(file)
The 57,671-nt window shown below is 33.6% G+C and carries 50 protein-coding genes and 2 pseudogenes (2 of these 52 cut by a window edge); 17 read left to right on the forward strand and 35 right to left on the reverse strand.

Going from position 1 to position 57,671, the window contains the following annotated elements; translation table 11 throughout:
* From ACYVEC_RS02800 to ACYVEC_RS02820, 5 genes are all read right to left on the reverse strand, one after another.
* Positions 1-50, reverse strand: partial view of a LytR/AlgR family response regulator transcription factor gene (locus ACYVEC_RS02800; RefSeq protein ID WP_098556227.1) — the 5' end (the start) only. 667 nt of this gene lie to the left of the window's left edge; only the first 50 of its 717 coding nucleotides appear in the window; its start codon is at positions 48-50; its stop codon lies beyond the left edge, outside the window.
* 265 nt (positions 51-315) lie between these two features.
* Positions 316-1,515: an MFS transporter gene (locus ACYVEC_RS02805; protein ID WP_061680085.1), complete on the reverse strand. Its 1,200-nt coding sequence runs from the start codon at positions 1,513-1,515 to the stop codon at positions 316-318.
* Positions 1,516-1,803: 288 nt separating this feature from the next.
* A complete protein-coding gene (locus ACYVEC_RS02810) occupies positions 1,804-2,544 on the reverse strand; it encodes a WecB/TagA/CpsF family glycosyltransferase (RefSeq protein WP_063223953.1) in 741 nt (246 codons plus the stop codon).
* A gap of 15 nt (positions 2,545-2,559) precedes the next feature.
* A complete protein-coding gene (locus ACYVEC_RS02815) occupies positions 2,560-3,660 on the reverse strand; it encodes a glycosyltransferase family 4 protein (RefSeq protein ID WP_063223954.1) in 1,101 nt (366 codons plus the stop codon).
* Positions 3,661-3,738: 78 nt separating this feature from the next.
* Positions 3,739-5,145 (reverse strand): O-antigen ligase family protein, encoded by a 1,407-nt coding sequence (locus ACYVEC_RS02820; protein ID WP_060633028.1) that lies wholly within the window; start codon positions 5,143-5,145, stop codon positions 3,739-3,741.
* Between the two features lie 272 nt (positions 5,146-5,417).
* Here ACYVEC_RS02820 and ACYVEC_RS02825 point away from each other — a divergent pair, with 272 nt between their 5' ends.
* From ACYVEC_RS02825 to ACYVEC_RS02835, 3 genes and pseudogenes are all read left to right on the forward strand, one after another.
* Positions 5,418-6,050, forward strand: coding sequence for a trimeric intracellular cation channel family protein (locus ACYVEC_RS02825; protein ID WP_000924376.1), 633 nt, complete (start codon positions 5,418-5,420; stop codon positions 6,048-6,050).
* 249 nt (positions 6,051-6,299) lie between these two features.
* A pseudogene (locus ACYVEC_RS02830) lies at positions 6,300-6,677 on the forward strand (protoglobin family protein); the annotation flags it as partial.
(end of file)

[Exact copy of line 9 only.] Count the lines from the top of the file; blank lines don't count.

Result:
* A gap of 15 nt (positions 2,545-2,559) precedes the next feature.